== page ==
PALB2 mutations identified in early-onset French-Canadian women with breast cancer and their frequencies in newborn controls

PALB2 variant

Frequency in cases (percentage)

Frequency in controls (percentage)

P value

Q775X

2/356 (0.56)

0/6,440 (0)

0.0027

I76V

0/356 (0)

0/6,442 (0)

-

G115V

1/356 (0.28)

15/6,442 (0.12)

0.99

All variants

3/356

15/6,442

0.065

In the second phase of the study, we analyzed 356 unrelated French-Canadian women diagnosed with invasive ductal breast cancer under age 50 for the three variants. We identified two carriers of the Q775X mutation (0.56%, 95% confidence interval [CI] 0.06% to 2.0%). The mutation was confirmed in both cases by re-sequencing of DNA from a new blood sample. This mutation is clearly pathogenic as it truncates the protein, and other truncating mutations occurring both before and after this amino acid are known to be capable of causing breast cancer. Notably, this mutation occurs before the WD-40 repeats, which are common protein-protein interacting motifs, and therefore, even if the Q775X generates a stable protein, the binding site for at least some of the PALB2 partners will have been lost. Nevertheless, the N-terminal putative coiled-coil domain remains intact, so it is possible in this scenario that some protein-protein interactions involving PALB2 will remain unaffected by this mutation.

We then genotyped four polymorphic microsatellite markers (D16S403, D16S481, and D16S3130 proximal to PALB2, and D16S417 distal to PALB2) and found that mutation carriers from the three families share a common allele at each locus. This is consistent with the possibility that Q775X is a founder mutation that arose on a common ancestral chromosome in the French-Canadian population, although further segregation data will be required to confirm this.

The two other novel variants, I76V and G115V, were studied in the entire series of cases. G115V was found in 1 of 356 early-onset cases, but I76V was not identified in any case. We then analyzed DNA from 6,448 newborns from Quebec City for the three variants identified in the first phase of the study. No carrier of the Q775X truncating variant was identified in these newborns, and the difference in frequencies between cases and controls reached statistical significance (P = 0.003). The other two PALB2 variants were not associated with breast cancer; G115V was identified in 15 of 6,442 newborns (odds ratio [OR] = 1.2; 95% CI, 0.02 to 7.9; P = 0.99), and I76V was not found in any control (Table 2).

The pedigrees of the three families in which the index case carried a Q775X mutation are shown in Figure 1 (Figure 1: P28031; Figure 2: P31030; and Figure 3: P26007). All women had a family history of breast cancer, and the BRCAPRO [18] scores for the probands were 0.03, 0.74, and 0.007, respectively. In two families, P28031 (Figure 1) and P26007 (Figure 3), it was possible to obtain samples from other affected family members and demonstrate segregation of the mutation. The tumors from the three women with truncating PALB2 mutations were studied in greater detail (Table 3). P28031 was diagnosed with a 1.5-cm grade 2 infiltrating ductal breast cancer at the age of 54. The lymph nodes were not involved by tumor. The tumor was ER+, PR+, and HER2-neu-. There was associated ductal carcinoma in situ (DCIS) (cribriform subtype, grade I/III). P31030 was initially diagnosed with DCIS (micropapillary and solid types, grade II/III) at age 49 in the left breast. The DCIS showed moderate expression of HER2 and was ER-moderate and PR-weak. The patient subsequently underwent a modified radical mastectomy for the right breast for a diagnosis of invasive ductal carcinoma grade 3 (maximum diameter 0.7 cm) with pagetoid spread and lymphovascular invasion. DCIS was also present (micropapillary and clinging types, grade III/III). Three out of 16 axillary lymph nodes showed metastatic carcinoma. The invasive tumor was ER- and PR-. However, HER2-neu showed only weak expression. P26007 was diagnosed with an infiltrating ductal breast cancer at age 36. Measured clinically, the tumor was 3 cm. She was treated with neoadjuvant chemotherapy, and the post-treatment breast tissue showed no evidence of cancer in either the breast or in 14 lymph nodes. The pre-treatment biopsy showed invasive ductal carcinoma with medullary features, grade 3. Immunohistochemistry showed the tumor to be ER-, PR-, and HER2-neu-.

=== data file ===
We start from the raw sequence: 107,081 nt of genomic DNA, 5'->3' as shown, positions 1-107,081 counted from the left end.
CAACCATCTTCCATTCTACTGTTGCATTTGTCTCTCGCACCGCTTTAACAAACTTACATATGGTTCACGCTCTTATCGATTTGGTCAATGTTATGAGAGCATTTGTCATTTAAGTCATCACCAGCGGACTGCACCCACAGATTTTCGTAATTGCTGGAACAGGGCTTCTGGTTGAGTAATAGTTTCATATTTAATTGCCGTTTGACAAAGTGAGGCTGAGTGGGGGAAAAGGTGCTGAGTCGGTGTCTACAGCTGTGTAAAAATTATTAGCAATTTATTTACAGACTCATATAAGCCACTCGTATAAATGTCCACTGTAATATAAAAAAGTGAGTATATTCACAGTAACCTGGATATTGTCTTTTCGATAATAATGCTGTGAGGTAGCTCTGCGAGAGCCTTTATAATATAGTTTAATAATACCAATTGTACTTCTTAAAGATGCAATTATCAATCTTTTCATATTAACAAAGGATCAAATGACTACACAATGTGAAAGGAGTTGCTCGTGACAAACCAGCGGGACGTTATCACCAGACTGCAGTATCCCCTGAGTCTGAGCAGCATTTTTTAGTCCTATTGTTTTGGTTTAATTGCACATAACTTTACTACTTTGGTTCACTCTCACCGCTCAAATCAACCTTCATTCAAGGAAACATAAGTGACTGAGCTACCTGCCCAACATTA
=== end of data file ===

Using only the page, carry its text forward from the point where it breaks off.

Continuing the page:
Figure 1
Figure 1